The article, “Conflicting Evidence on Tobacco’s Effect on ESS Outcomes” (March 2012 issue), misquoted David Kennedy, MD, professor of rhinology at the University of Pennsylvania Medical Center and Veterans Administration Hospital in Philadelphia.
Explore this issue:April 2012
The published article described Dr. Kennedy’s professional opinion as follows:
Dr. Kennedy said he refuses to do elective surgery unless the patient has quit smoking for approximately six weeks prior to surgery. He will operate on smokers if there are complications of the sinusitis or a neoplasm.
“We look primarily at the endoscopic outcomes, not just quality of life,” Dr. Kennedy said, noting that persistent asymptomatic disease is common after ESS in smokers. “All patients feel better after ESS, so it probably doesn’t matter if all you’re looking for is symptom improvement in the short to medium-term follow-up period. It probably doesn’t make a lot of difference if the patient continues smoking.
The last sentence of that quote should have stated:
“For that outcome, it probably doesn’t make a lot of difference if the patient continues smoking.”
In addition, the article also includes a photograph of Dr. Kennedy with the incorrect quote.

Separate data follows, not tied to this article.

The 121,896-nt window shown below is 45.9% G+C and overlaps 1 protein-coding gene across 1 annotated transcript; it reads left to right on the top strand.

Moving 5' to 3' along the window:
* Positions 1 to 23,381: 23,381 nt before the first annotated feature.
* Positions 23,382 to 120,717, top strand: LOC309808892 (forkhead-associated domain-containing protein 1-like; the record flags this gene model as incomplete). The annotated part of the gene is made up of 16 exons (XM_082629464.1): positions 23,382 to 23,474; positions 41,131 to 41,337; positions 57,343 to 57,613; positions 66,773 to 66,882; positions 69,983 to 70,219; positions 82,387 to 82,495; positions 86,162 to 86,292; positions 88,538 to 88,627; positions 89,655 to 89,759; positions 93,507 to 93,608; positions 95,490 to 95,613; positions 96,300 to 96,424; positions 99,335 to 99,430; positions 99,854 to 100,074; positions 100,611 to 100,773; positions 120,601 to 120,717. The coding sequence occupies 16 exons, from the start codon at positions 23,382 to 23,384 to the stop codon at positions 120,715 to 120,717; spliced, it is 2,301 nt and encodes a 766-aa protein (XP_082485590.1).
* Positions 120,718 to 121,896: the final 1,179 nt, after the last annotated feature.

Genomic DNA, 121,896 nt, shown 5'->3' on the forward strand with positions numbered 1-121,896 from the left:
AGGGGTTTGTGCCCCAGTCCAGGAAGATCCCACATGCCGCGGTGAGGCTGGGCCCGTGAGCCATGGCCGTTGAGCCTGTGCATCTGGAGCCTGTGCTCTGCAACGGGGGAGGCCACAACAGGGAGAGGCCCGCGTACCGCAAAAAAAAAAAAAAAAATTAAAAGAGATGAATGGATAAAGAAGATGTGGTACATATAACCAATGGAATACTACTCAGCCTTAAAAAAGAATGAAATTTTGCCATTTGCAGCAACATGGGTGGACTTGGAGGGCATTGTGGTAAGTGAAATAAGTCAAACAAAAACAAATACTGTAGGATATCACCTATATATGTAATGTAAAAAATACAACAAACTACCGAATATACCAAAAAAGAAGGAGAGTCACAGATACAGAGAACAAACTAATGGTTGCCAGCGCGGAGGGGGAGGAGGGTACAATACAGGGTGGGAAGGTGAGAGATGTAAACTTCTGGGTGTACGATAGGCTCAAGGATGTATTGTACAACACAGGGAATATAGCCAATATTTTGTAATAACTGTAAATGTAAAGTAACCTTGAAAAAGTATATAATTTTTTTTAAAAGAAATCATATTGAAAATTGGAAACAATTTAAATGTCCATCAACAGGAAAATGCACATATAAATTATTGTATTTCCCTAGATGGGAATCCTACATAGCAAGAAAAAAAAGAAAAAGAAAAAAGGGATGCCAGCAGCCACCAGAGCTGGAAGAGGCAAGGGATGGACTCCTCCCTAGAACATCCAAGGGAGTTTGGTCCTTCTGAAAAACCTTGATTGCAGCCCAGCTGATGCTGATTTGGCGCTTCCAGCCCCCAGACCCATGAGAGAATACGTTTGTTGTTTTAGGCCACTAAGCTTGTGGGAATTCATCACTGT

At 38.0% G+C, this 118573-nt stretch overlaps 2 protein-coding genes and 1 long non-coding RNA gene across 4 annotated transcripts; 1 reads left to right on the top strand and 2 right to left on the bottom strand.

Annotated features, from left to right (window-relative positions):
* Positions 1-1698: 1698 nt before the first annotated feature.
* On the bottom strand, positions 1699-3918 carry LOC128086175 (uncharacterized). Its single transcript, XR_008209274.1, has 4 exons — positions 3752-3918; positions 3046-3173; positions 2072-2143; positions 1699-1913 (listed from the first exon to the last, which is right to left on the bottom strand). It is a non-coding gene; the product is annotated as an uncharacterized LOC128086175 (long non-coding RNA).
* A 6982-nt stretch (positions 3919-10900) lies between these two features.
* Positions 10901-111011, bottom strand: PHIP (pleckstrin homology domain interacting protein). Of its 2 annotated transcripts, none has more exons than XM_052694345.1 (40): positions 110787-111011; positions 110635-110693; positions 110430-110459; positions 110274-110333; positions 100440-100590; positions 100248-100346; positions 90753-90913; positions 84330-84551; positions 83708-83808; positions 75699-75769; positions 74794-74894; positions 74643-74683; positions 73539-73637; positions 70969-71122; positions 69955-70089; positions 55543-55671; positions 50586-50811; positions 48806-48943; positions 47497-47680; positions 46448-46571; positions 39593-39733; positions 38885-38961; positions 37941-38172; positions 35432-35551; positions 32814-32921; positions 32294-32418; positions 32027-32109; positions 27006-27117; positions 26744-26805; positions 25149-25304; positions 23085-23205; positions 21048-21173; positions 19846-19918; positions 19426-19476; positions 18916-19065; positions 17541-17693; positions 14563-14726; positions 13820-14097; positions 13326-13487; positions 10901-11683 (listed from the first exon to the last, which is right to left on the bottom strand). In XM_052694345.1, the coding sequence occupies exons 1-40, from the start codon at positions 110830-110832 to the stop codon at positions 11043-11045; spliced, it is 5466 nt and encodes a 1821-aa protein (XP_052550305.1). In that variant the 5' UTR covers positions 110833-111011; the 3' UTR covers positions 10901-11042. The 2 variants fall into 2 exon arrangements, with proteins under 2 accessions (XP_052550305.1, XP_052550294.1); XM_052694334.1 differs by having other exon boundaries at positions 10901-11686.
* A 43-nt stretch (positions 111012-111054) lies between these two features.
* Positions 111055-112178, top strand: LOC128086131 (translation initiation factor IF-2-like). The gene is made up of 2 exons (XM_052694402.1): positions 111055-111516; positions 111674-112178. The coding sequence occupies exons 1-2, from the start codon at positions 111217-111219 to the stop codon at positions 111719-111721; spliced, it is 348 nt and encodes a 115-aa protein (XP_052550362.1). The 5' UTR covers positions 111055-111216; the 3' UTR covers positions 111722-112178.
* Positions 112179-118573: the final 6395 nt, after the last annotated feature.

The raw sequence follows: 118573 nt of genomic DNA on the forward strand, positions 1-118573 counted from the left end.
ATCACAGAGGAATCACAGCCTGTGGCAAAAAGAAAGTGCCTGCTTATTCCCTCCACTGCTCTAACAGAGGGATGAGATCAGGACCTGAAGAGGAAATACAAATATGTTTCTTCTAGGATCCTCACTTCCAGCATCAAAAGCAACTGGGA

We apologize if readers interpreted this incorrect quote to mean that Dr. Kennedy does not believe that quitting smoking will improve patients’ longterm endoscopic sinus surgery outcomes and overall general health. In fact, Dr. Kennedy has long been a proponent for encouraging patients to quit smoking. According to a long-term study that he coauthored, continued patient smoking was a major determinant of outcome following ESS, and all patients with advanced disease who continued to smoke required revision surgery over an eight-year period, in comparison to an overall 18 percent surgical revision rate (Otolaryngol Head Neck Surg. 1999 July;121(1): 66-680).
We sincerely apologize to Dr. Kennedy and our readers for any misinterpretations that may have resulted from this error.